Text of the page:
Wales, we know, is to lose the central Wales line between Shrewsbury and Swansea; also the Llandilo-Carmarthen line. The only lines likely to remain in South Wales are the main ones: to Fishguard, Swansea and Newport, and from Newport, via Hereford, to Crewe. Brecon and Monmouth will be cut off. In the West Region alone there have been proposals for 100 line and station closures. In the Southern Region it is anticipated that 200 stations are likely to be closed. In the North Eastern, in the planning stage there a further 20 cuts. That is the picture of what we know.

The noble Lord, Lord Mills, has at times said to me, "Wait and see", or, "You know more than I do"—and I am always prepared to agree with that proposition. But these things are facts; they have been stated by people in authority. Therefore, we are entitled to say that in Wales, in Scotland, the greater part of existing rail services are going to be closed down, according to present plans and according to the formula, Dr. Beeching's formula and the Government's formula, about profitability. In various other parts of the country there is a similar picture, although perhaps not such a drastic one.

A great many of these services are not slightly used, and they are certainly not socially unnecessary. Many of them are vital to the community they serve, and we feel that we are entitled to have the Bill place on the Minister the duty of providing other public services in place of those which will be removed when this Bill becomes an Act. It is true that the Minister of Transport, Mr. Marples, said in another place last week that there would be no rail closures under the Bill without his consent. That assurance seems of very little worth, because in the same speech he declared that, in view of current losses, it was necessary to be ruthlessly efficient to survive. I am quite willing to have the railways run efficiently; indeed, we have been pressing for that a very long time. But if profit is to be the sole criterion, and if the Government have completely abandoned the concept of British Railways as a national public service, there can be only one answer under this formula when proposals for closures are put forward. Those closures will be made and there will be nothing in their place.

The noble Lord, Lord Mills, said that we on this side have not referred to the growing use of private transport; and, indeed, that is an omission on our part. I should like to put it to the Government that they, for their part, have not considered the consequences of the growing use of private transport. When we consider that last year nearly £1,000 million was spent on the purchase and running of private cars (the figure appears in the Economic Survey; and this year the total will be more than that); that 95,000 more cars are coming on the roads every month; that it costs nearly £2 million for one single mile of modernised road, then it is perfectly obvious that it is going to cost vastly more to provide the roads to carry the traffic which the Government are forcing on to them under this Bill than it would cost to run the railways and let people travel free of charge. That is one of the consequences of the increased use of private transport. The national cost of the increased use of private transport is going to be vastly more than the cost of running the railways, even if we did not charge people for travelling on them.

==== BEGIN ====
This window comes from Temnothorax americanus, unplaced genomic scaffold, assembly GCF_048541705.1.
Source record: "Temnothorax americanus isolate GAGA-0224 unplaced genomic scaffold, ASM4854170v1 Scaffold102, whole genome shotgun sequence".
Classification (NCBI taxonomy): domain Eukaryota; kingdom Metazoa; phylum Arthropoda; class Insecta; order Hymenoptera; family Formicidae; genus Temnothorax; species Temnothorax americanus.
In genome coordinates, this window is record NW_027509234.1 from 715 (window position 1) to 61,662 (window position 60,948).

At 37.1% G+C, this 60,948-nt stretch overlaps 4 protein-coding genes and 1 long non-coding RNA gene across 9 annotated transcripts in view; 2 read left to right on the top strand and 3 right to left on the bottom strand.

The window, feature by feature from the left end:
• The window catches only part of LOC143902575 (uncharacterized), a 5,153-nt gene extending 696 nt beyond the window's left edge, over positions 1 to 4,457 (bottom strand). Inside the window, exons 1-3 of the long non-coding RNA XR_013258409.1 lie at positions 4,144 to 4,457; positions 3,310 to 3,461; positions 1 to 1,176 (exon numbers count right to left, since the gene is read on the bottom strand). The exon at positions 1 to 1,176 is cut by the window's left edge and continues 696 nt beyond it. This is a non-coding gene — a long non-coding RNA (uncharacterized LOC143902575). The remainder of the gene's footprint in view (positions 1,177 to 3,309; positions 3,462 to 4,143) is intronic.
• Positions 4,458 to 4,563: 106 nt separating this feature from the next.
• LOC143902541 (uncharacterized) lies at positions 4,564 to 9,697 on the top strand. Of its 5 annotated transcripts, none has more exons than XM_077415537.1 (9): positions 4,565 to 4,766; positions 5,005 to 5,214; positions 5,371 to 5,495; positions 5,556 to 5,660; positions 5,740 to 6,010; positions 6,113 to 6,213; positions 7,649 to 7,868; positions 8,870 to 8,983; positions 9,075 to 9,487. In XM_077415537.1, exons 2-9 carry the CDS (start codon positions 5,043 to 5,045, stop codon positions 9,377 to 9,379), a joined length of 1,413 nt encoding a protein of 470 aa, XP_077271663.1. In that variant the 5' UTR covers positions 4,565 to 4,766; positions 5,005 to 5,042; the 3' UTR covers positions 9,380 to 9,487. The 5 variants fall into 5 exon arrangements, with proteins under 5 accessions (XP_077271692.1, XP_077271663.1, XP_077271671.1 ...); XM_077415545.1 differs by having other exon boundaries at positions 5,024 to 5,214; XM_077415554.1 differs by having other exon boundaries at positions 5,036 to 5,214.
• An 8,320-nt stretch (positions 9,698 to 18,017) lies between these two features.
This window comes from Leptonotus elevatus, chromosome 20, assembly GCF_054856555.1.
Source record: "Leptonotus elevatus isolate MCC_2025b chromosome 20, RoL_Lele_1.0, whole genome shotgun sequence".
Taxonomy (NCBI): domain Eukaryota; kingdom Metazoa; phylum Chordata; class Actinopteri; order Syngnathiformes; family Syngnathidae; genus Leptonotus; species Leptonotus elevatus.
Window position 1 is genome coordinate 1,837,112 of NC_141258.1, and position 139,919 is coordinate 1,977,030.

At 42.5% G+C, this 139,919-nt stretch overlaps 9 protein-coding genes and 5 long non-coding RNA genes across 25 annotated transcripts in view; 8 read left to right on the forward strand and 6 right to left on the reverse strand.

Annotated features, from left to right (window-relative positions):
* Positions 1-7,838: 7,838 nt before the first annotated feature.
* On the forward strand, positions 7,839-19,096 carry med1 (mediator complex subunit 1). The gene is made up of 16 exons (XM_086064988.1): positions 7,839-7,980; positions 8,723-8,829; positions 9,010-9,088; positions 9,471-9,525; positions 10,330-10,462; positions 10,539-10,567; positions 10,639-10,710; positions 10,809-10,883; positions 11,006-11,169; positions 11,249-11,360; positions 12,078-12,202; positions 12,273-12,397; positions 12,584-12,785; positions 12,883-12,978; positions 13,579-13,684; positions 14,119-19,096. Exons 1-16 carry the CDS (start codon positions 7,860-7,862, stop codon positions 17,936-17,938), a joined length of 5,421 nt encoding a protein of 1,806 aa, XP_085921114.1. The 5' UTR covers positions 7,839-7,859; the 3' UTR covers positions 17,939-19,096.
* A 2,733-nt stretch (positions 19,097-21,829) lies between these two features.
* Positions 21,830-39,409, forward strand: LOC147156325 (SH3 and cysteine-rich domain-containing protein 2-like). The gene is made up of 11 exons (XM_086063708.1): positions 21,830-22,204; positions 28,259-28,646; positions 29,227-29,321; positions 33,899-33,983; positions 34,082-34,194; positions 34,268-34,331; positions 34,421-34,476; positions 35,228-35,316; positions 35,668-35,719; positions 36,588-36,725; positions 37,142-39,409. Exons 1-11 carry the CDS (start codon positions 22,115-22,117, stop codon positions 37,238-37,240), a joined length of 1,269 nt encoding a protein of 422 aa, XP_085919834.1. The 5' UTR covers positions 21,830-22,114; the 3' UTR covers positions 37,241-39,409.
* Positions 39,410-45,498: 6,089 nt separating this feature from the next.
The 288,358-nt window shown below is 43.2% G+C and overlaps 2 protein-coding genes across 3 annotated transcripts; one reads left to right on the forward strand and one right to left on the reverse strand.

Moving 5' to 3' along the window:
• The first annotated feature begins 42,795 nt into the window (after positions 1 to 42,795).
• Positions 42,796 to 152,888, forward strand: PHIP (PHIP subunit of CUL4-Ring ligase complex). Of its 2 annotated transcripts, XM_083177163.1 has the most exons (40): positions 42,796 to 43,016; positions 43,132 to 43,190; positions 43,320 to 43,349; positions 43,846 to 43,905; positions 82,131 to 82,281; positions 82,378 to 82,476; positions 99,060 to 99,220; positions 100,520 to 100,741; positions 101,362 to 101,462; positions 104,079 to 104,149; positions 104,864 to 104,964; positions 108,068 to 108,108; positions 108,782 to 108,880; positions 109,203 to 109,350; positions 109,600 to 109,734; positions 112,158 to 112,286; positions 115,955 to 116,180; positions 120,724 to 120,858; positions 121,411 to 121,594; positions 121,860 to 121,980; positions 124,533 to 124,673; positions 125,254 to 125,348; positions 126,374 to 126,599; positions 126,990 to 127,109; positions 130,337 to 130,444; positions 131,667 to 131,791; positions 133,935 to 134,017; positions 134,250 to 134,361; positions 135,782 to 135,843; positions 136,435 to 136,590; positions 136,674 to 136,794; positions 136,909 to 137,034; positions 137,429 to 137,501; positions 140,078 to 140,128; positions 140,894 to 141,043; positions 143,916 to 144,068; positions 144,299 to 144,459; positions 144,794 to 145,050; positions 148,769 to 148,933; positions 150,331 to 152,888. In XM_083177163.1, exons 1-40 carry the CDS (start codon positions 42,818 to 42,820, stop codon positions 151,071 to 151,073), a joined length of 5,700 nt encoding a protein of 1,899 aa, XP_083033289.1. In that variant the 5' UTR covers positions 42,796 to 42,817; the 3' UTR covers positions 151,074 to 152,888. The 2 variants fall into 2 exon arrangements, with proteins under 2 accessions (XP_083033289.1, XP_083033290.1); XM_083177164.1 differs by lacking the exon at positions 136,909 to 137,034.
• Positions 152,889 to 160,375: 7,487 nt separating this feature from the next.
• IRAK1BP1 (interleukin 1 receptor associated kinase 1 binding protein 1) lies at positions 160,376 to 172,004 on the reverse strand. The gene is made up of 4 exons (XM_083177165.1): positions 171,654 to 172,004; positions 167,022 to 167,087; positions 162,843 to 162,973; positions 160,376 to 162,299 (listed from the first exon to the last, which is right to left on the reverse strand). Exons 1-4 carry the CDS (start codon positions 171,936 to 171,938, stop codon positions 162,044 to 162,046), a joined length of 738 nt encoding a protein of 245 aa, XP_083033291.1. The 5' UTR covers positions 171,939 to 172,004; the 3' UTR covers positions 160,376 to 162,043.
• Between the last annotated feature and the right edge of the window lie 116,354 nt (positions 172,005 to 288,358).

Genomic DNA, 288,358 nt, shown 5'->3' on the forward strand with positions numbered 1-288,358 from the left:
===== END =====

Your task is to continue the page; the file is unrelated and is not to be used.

When the Government accuse us of not considering the growing use of private transport, they ignore the fact that there are millions of people in this country—and I think that there will still be millions, ten years hence—who have not access to private transport. We have some 6 million or 7 million cars now, and about 18 million families, so we have some way to go. In particular, the people who will not have access to private transport will be in many of the areas to which I have referred.

It has been said—and the right honourable gentleman said it in another place last week—that the passengers always have their safeguard in the Transport Users' Consultative Committee. But that is no longer any real safeguard. In their 1961 Report, the Consultative Committee queried what real savings were going to be made by these branch-line closures. I have before me a Memorandum from the Ramblers' Association who refer to … a disgracefully hurried public inquiry held by the North-East and North-West Transport Users' Consultative Committee in Newcastle. The witness for the Association and kindred societies was refused permission to give oral evidence he had prepared, and no opportunity was given to objectors, who also included four county councils and twenty-two other local authorities, to subject to cross-examination the evidence of the Transport Commission. Written evidence given by objectors was subsequently proved never to have been properly investigated,". So, my Lords, we have this position. It is common ground that many branch-line services, branch stations and passenger services now running are unprofitable and cannot be made profitable. Therefore, according to the formula, they will be closed down. It is, I hope, common ground that there are no adequate bus services in many areas where railway closures will take place. I should think it is also common ground that in many of those areas bus services also would not be economic. So we are up against this straightforward proposition: that, whatever excuses are made, there will under this policy be closures in important areas of the country where it is necessary, for the economic prosperity and survival of the country, for people to continue to live. And if they are going to live there in the numbers required, there must be some form of public transport.